The reality on the ground is different, according to Michael Taylor, a policy specialist at the International Land Coalition. “If land in Africa hasn’t been planted, it’s probably for a reason. Maybe it’s used to graze livestock or deliberately left fallow to prevent nutrient depletion and erosion. Anybody who has seen these areas identified as unused understands that there is no land in Ethiopia that has no owners and users.”

Development experts are divided on the benefits of large-scale, intensive farming. Indian ecologist Vandana Shiva said in London last week that large-scale industrial agriculture not only threw people off the land but also required chemicals, pesticides, herbicides, fertilisers, intensive water use, and large-scale transport, storage and distribution which together turned landscapes into enormous mono-cultural plantations.

“We are seeing dispossession on a massive scale. It means less food is available and local people will have less. There will be more conflict and political instability and cultures will be uprooted. The small farmers of Africa are the basis of food security. The food availability of the planet will decline,” she says. But Rodney Cooke, director at the UN’s International Fund for Agricultural Development, sees potential benefits. “I would avoid the blanket term ‘land-grabbing’. Done the right way, these deals can bring benefits for all parties and be a tool for development.”

Lorenzo Cotula, senior researcher with the International Institute for Environment and Development, who co-authored a report on African land exchanges with the UN fund last year, found that well-structured deals could guarantee employment, better infrastructures and better crop yields. But badly handled they could cause great harm, especially if local people were excluded from decisions about allocating land and if their land rights were not protected.

Water is also controversial. Local government officers in Ethiopia told the Observer that foreign companies that set up flower farms and other large intensive farms were not being charged for water. “We would like to, but the deal is made by central government,” said one. In Awassa, the al-Amouni farm uses as much water a year as 100,000 Ethiopians.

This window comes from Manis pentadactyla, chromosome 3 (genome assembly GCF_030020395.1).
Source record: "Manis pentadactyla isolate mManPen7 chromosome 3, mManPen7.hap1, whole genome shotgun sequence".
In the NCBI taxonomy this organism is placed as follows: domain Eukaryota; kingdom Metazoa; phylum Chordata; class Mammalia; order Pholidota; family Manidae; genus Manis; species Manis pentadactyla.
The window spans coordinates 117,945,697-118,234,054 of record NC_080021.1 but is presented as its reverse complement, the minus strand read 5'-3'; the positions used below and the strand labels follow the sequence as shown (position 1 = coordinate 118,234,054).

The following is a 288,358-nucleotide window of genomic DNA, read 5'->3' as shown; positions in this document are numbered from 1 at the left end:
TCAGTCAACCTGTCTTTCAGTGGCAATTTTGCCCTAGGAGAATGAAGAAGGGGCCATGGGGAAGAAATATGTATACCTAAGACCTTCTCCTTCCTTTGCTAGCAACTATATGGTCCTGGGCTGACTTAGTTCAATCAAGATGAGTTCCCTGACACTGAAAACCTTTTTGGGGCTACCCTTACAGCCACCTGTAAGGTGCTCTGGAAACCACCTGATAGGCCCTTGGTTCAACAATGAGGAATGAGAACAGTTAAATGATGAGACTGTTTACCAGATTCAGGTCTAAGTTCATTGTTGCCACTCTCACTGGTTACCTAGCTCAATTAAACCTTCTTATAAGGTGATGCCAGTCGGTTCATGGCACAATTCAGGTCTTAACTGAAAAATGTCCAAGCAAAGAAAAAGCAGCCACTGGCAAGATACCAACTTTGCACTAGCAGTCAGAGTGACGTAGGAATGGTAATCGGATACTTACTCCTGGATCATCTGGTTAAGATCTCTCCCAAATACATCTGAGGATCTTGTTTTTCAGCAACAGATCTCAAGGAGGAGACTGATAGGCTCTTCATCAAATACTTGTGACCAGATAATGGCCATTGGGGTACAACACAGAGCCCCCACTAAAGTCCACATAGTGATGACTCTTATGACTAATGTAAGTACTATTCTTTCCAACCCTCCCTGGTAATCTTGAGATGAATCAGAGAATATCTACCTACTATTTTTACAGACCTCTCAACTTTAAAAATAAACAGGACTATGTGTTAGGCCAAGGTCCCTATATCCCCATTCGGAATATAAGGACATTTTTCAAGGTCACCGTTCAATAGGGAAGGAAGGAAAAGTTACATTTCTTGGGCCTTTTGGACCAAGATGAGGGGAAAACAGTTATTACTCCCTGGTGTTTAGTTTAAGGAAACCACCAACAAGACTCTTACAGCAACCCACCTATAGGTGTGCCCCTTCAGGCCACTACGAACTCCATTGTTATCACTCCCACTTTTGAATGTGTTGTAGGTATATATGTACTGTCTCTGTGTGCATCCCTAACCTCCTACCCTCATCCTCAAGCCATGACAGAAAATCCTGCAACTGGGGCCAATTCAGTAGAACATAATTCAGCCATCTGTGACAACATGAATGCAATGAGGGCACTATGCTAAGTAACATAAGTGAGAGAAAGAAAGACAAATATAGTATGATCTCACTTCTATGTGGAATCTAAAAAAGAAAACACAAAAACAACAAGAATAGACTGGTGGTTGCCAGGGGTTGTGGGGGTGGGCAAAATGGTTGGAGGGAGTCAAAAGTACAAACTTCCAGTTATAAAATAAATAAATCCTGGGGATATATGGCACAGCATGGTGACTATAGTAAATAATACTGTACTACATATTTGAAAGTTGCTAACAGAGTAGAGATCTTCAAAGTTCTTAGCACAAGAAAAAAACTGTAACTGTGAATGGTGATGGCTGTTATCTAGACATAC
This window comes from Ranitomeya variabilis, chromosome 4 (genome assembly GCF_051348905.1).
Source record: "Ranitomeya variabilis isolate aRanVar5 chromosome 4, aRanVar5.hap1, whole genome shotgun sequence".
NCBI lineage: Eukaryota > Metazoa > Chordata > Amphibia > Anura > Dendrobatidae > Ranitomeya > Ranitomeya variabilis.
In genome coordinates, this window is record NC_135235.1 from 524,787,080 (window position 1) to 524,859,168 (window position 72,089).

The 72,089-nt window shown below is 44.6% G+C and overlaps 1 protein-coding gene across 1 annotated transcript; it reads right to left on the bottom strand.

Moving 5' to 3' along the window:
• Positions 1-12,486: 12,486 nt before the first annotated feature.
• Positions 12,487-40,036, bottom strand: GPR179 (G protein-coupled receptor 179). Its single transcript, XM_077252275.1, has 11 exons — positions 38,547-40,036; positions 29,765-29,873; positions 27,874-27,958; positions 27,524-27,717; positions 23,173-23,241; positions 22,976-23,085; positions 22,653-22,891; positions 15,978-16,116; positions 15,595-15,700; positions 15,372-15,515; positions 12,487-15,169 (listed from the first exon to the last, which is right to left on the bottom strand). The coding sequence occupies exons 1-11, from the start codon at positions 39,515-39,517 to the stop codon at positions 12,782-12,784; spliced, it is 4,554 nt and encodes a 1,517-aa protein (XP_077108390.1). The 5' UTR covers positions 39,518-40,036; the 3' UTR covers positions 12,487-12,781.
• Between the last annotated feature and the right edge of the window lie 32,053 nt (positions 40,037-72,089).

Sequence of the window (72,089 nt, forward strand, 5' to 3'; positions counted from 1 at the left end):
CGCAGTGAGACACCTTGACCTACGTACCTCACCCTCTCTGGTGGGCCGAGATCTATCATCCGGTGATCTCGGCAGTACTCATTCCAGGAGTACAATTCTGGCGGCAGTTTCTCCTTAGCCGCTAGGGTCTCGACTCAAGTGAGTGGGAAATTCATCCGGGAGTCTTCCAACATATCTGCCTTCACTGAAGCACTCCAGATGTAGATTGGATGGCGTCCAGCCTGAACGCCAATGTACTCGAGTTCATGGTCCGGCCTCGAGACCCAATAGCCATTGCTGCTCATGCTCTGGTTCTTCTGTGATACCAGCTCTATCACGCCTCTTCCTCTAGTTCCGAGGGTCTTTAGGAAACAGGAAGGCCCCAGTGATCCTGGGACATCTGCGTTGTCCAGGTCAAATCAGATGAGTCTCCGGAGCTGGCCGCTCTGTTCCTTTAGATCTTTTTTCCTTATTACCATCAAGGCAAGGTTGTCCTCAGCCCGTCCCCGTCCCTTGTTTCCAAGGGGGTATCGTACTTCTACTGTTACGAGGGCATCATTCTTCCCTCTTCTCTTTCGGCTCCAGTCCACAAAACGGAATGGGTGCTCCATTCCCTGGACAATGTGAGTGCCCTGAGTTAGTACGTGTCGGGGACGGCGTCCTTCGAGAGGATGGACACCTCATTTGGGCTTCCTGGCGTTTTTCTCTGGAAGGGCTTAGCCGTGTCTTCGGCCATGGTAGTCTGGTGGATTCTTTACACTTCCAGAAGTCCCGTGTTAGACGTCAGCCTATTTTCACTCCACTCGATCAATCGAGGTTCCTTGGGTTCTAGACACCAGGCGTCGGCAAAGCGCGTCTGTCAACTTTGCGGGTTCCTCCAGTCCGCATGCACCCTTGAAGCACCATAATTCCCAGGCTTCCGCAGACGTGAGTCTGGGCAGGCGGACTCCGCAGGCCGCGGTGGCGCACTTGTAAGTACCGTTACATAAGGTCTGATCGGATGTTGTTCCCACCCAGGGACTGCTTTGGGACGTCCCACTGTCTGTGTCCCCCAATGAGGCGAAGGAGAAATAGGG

Apple admits using child labour

Apple admits using child labour MALCOLM MOORE IN SHANGHAI
March 1, 2010 – 11:06AM

Apple products. Photo: AFP

At least eleven 15 year-old children were discovered to be working last year in three factories that supply Apple.

The company did not name the offending factories, or say where they were based, but the majority of its goods are assembled in China.

Apple also has factories working for it in Taiwan, Singapore, the Philippines, Malaysia, Thailand, the Czech Republic and the United States.

Apple said the child workers are now no longer being used, or are no longer underage. “In each of the three facilities, we required a review of all employment records for the year as well as a complete analysis of the hiring process to clarify how underage people had been able to gain employment,” Apple said, in an annual report on its suppliers.

Apple has been repeatedly criticised for using factories that abuse workers and where conditions are poor. Last week, it emerged that 62 workers at a factory that manufactures products for Apple and Nokia had been poisoned by n-hexane, a toxic chemical that can cause muscular degeneration and blur eyesight. Apple has not commented on the problems at the plant, which is run by Wintek, in the Chinese city of Suzhou.

A spokesman for Wintek said that “almost all” of the affected workers were back at work, but that some remained in hospital. Wintek said n-hexane was commonly used in the technology industry, and that problems had arisen because some areas of the factory were not ventilated properly.

Last year, an employee at Foxconn, the Taiwanese company that is one of Apple’s biggest suppliers, committed suicide after being accused of stealing a prototype for the iPhone.

Sun Danyong, 25, was a university graduate working in the logistics department when the prototype went missing. An investigation revealed that the factory’s security staff had beaten him, and he subsequently jumped to his death from the 12th floor of his apartment building.